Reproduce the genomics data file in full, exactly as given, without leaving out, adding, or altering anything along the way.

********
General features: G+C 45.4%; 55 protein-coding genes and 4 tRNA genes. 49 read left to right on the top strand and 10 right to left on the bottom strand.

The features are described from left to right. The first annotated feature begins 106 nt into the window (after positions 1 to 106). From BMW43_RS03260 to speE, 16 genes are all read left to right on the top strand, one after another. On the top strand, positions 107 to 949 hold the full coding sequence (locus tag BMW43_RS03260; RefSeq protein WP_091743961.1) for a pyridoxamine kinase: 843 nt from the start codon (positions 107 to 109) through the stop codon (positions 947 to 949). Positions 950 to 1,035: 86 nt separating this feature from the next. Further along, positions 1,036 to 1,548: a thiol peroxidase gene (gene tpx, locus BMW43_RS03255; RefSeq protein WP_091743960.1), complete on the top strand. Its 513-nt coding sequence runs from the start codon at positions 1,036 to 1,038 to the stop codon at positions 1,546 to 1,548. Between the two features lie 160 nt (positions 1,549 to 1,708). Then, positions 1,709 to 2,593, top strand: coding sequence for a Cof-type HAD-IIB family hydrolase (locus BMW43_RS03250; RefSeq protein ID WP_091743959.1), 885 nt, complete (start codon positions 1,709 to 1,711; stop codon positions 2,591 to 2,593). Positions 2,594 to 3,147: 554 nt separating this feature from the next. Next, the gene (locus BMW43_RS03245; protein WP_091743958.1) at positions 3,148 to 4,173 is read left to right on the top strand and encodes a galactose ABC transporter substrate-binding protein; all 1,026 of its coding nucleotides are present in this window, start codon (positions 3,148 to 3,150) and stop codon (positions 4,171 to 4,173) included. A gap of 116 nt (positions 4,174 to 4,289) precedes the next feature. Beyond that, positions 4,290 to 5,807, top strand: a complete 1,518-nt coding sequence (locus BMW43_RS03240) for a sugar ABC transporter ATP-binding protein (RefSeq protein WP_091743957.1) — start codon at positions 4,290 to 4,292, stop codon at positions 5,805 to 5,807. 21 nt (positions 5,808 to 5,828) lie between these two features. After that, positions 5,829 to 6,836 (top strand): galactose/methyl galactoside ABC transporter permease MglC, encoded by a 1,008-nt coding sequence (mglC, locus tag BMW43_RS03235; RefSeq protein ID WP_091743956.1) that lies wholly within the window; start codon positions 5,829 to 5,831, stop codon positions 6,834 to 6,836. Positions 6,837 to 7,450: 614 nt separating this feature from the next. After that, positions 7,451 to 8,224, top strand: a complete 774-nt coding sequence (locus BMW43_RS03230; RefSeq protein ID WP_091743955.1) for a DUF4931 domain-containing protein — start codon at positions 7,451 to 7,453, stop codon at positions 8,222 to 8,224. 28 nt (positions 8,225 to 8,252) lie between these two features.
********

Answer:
General features: G+C 45.4%; 55 protein-coding genes and 4 tRNA genes. 49 read left to right on the top strand and 10 right to left on the bottom strand.

The features are described from left to right. The first annotated feature begins 106 nt into the window (after positions 1 to 106). From BMW43_RS03260 to speE, 16 genes are all read left to right on the top strand, one after another. On the top strand, positions 107 to 949 hold the full coding sequence (locus tag BMW43_RS03260; RefSeq protein WP_091743961.1) for a pyridoxamine kinase: 843 nt from the start codon (positions 107 to 109) through the stop codon (positions 947 to 949). Positions 950 to 1,035: 86 nt separating this feature from the next. Further along, positions 1,036 to 1,548: a thiol peroxidase gene (gene tpx, locus BMW43_RS03255; RefSeq protein WP_091743960.1), complete on the top strand. Its 513-nt coding sequence runs from the start codon at positions 1,036 to 1,038 to the stop codon at positions 1,546 to 1,548. Between the two features lie 160 nt (positions 1,549 to 1,708). Then, positions 1,709 to 2,593, top strand: coding sequence for a Cof-type HAD-IIB family hydrolase (locus BMW43_RS03250; RefSeq protein ID WP_091743959.1), 885 nt, complete (start codon positions 1,709 to 1,711; stop codon positions 2,591 to 2,593). Positions 2,594 to 3,147: 554 nt separating this feature from the next. Next, the gene (locus BMW43_RS03245; protein WP_091743958.1) at positions 3,148 to 4,173 is read left to right on the top strand and encodes a galactose ABC transporter substrate-binding protein; all 1,026 of its coding nucleotides are present in this window, start codon (positions 3,148 to 3,150) and stop codon (positions 4,171 to 4,173) included. A gap of 116 nt (positions 4,174 to 4,289) precedes the next feature. Beyond that, positions 4,290 to 5,807, top strand: a complete 1,518-nt coding sequence (locus BMW43_RS03240) for a sugar ABC transporter ATP-binding protein (RefSeq protein WP_091743957.1) — start codon at positions 4,290 to 4,292, stop codon at positions 5,805 to 5,807. 21 nt (positions 5,808 to 5,828) lie between these two features. After that, positions 5,829 to 6,836 (top strand): galactose/methyl galactoside ABC transporter permease MglC, encoded by a 1,008-nt coding sequence (mglC, locus tag BMW43_RS03235; RefSeq protein ID WP_091743956.1) that lies wholly within the window; start codon positions 5,829 to 5,831, stop codon positions 6,834 to 6,836. Positions 6,837 to 7,450: 614 nt separating this feature from the next. After that, positions 7,451 to 8,224, top strand: a complete 774-nt coding sequence (locus BMW43_RS03230; RefSeq protein ID WP_091743955.1) for a DUF4931 domain-containing protein — start codon at positions 7,451 to 7,453, stop codon at positions 8,222 to 8,224. 28 nt (positions 8,225 to 8,252) lie between these two features.